20 Sep A MIXED DAY
In my view the conversation is intense amongst brokerage professionals who have knowledge about Fed policy as to why the Fed conducting its fourth consecutive repo operation. Before Tuesday, the last time the Fed intervened was September 2008.
Earlier in the week Fed Chairman Powell essentially dismissed the question stating that this is part of the Fed’s function. This is correct as in decades past the Fed intervened various times especially at quarter’s end.
By definition, the Federal Reserve is the banker’s banker, the lender of last resort.
Yes the Fed is providing the necessary liquidity but the larger question exists as too why it must now act following an eleven year hiatus.
Is it the result of regulatory fiat that has drained liquidity from the market? Is it the result of the Federal Reserve paying interest one excess bank reserves albeit this interest rate as of Wednesday is 5 now bps below that of the fed funds target range? Or is there something larger such as a non-bank financial suffering liquidity issues.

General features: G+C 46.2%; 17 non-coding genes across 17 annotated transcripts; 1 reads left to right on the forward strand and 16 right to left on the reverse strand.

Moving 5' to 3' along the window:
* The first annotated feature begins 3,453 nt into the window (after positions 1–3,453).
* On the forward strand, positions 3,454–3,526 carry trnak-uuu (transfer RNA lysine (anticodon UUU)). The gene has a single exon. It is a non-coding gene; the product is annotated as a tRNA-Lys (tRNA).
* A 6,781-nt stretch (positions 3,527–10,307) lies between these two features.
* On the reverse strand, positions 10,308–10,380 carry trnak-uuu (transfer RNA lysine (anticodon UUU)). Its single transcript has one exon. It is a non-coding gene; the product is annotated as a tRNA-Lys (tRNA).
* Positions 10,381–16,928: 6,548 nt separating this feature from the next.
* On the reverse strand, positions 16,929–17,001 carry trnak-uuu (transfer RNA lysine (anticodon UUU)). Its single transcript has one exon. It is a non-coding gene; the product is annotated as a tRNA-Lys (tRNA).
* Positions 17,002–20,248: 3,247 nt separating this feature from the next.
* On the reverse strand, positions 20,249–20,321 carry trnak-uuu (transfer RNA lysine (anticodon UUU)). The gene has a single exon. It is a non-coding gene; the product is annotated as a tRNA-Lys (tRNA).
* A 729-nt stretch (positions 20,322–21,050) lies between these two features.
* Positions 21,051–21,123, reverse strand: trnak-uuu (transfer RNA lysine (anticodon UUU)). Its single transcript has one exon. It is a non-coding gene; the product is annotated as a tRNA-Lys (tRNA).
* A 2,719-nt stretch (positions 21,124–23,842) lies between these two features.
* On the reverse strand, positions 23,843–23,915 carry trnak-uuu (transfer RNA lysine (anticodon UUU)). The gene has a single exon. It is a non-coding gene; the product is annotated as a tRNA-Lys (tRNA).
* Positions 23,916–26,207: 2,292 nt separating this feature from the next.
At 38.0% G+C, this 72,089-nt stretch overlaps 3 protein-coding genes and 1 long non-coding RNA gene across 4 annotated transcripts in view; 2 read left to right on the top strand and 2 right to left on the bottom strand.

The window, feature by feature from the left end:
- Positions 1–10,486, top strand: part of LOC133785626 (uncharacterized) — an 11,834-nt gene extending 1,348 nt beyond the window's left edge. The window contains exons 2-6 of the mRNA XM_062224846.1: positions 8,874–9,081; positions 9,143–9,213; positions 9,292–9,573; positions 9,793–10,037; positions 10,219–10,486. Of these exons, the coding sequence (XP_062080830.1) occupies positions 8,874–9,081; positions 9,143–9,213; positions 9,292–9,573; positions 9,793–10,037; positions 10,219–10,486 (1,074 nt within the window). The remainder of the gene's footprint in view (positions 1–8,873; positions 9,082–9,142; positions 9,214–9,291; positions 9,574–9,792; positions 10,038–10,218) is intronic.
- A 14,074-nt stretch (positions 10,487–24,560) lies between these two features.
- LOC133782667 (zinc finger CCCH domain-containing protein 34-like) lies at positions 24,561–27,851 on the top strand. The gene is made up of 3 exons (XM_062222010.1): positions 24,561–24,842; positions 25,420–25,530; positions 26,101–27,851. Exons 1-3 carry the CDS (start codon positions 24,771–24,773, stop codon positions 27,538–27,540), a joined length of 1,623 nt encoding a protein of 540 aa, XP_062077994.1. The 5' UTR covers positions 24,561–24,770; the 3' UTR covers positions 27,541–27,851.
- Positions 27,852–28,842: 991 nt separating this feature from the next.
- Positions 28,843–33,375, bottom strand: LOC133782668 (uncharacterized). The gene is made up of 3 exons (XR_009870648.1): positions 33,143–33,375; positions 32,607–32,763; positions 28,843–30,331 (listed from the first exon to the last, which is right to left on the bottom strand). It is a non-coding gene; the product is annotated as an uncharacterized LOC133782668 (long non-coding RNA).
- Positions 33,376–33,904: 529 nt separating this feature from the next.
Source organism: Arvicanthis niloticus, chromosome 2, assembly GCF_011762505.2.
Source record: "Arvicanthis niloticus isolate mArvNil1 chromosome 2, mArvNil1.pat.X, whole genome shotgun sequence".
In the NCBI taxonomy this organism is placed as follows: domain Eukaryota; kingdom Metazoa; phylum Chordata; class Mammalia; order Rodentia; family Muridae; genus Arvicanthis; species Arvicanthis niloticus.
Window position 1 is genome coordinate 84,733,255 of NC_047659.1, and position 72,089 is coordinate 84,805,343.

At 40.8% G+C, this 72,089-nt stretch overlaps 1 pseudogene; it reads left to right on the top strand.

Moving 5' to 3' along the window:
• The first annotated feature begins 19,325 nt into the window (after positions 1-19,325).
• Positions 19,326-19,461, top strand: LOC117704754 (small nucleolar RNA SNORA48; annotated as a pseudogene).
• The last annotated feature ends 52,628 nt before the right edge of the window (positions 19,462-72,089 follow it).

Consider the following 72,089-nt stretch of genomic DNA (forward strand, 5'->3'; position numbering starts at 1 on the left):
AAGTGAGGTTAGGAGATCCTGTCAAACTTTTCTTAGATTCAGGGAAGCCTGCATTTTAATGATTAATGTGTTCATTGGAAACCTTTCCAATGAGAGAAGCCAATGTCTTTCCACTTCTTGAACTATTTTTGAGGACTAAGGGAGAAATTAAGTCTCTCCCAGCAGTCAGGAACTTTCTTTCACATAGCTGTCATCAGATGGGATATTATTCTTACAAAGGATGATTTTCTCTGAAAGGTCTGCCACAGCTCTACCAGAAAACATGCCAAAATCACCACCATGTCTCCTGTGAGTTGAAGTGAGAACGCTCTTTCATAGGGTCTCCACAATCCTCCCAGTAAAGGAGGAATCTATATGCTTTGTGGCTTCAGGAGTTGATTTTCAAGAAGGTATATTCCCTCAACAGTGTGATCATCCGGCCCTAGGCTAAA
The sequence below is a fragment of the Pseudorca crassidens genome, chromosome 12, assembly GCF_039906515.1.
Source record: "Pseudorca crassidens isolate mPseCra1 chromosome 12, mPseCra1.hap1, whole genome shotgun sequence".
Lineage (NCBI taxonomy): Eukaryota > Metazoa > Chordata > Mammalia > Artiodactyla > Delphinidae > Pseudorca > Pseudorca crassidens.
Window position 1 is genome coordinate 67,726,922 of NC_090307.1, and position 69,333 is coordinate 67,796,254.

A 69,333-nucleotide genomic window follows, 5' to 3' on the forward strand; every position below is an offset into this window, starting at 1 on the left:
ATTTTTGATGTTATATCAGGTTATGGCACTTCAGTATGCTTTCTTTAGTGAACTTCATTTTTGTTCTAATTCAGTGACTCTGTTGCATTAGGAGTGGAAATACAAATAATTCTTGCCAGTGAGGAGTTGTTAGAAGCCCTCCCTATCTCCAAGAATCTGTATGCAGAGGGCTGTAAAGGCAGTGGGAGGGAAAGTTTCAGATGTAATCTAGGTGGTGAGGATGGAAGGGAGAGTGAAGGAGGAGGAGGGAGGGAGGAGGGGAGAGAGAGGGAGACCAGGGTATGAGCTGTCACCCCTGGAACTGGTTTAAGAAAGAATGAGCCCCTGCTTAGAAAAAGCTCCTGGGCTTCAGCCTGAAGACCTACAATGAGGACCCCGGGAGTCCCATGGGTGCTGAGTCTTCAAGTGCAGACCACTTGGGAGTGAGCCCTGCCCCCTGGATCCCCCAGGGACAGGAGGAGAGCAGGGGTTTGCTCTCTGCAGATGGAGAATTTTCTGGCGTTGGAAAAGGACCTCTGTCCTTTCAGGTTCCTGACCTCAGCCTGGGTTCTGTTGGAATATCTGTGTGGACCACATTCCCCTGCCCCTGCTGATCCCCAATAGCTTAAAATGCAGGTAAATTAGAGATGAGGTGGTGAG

I do not know but I will write that if it is something of significance all will know in the next 7-10 days. As noted several times, Credit Suisse, a firm that is prime broker for many hedge funds, stated it expects several firms to fail by month end because of the intense volatility beneath the surface that has decimated almost every trading strategy. The only one that has not imploded is passively indexing.
All markets were mixed yesterday. Oil was up about 1% over doubts as to whether or not Saudi Arabia can restore capacity at the pace announced. There was little reaction to Iran’s threat of all-out war if attacked. Nor was there much impact upon the President’s tweet saying that war might not be avoided. Treasuries were essentially unchanged.
What will happen today?
Last night the foreign markets were up. London was up 0.17%, Paris up 0.44%, and Frankfurt up 0.18%. China was up 0.24%, Japan up 0.16% and Hang Sang down 0.13%.
The Dow should open nominally higher on potential trade optimism. Oil is advancing another 1% on Middle East tensions. The 10-year is unchanged at 1.79%.